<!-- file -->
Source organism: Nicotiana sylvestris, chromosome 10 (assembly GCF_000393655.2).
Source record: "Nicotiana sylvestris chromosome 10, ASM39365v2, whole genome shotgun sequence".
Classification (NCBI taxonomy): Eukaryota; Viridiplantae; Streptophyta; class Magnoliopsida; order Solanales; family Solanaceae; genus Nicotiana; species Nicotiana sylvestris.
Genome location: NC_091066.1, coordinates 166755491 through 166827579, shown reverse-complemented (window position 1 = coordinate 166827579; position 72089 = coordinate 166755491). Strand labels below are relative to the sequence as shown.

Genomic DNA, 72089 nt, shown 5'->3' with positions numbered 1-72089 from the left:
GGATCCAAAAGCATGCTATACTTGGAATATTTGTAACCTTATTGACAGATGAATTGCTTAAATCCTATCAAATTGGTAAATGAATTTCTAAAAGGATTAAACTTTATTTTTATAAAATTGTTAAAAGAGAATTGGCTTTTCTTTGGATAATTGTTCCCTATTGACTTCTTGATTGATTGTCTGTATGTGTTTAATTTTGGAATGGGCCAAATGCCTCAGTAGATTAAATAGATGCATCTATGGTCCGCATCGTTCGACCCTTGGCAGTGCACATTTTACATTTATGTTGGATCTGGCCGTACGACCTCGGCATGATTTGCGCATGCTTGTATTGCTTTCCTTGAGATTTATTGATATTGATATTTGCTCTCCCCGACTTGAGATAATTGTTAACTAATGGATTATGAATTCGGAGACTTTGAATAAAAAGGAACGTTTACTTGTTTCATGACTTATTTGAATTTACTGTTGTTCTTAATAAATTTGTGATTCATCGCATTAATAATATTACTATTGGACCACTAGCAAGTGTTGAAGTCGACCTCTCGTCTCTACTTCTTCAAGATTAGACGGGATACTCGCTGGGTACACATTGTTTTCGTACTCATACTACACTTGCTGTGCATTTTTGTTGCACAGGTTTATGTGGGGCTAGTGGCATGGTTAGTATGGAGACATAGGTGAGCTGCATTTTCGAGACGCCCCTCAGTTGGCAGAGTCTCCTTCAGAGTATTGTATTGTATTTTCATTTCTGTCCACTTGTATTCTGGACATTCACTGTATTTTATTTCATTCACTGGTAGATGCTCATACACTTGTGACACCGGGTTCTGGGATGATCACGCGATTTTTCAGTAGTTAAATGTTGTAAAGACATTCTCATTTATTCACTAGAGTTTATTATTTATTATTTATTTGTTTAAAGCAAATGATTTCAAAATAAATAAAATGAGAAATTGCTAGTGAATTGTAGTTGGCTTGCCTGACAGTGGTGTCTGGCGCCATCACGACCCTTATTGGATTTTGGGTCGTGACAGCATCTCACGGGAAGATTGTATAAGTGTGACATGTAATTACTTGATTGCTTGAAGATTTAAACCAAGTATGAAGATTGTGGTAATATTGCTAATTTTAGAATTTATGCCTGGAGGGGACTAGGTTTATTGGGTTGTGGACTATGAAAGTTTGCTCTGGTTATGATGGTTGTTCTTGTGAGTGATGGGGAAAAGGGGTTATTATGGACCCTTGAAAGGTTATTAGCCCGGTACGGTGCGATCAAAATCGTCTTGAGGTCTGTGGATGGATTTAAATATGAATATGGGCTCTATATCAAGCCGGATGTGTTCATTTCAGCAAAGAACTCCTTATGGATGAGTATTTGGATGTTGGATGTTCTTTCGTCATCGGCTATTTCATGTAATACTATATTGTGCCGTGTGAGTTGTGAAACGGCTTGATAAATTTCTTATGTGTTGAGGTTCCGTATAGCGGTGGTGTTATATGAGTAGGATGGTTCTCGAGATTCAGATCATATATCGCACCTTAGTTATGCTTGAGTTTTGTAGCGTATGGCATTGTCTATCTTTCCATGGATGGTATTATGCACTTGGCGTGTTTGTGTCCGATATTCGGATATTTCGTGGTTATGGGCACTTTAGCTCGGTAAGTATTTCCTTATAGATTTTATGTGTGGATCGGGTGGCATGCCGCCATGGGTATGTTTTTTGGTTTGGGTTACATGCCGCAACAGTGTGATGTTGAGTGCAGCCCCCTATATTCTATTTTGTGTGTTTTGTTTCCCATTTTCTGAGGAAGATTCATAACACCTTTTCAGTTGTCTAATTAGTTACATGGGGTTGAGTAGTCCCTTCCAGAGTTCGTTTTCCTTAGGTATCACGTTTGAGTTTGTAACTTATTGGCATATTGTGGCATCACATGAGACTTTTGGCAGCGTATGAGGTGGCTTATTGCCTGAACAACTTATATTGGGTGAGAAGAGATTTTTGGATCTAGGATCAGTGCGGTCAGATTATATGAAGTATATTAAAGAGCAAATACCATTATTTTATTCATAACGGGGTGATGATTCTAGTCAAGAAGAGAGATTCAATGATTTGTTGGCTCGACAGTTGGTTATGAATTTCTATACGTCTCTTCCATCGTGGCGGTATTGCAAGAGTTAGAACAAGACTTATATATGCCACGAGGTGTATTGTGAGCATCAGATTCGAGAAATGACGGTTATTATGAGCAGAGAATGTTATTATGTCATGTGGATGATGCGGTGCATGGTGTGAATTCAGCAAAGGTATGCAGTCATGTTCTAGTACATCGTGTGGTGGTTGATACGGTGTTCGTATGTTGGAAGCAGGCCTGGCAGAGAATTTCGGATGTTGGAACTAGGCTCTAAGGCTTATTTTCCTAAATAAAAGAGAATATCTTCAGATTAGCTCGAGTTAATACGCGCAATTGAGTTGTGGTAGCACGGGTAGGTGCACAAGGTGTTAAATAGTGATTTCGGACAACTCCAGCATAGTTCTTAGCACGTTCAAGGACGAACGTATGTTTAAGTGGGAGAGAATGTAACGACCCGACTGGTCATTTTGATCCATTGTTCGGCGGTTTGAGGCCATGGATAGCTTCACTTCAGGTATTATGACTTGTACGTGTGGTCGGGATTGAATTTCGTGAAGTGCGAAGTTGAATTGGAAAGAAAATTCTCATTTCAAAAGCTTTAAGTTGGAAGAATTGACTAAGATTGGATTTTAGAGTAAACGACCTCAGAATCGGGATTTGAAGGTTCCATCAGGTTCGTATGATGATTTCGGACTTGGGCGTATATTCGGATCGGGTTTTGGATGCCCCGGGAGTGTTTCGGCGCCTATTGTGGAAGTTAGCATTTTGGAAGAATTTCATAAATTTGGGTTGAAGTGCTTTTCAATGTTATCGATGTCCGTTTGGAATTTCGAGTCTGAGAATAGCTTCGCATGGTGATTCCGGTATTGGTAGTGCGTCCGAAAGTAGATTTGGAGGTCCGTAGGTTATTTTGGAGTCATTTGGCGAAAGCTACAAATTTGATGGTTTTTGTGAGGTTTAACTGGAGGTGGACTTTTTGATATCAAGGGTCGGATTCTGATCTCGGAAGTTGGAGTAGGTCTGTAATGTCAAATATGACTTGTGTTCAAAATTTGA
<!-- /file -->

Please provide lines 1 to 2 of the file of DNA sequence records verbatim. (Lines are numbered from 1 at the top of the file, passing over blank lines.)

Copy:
Source organism: Nicotiana sylvestris, chromosome 10 (assembly GCF_000393655.2).
Source record: "Nicotiana sylvestris chromosome 10, ASM39365v2, whole genome shotgun sequence".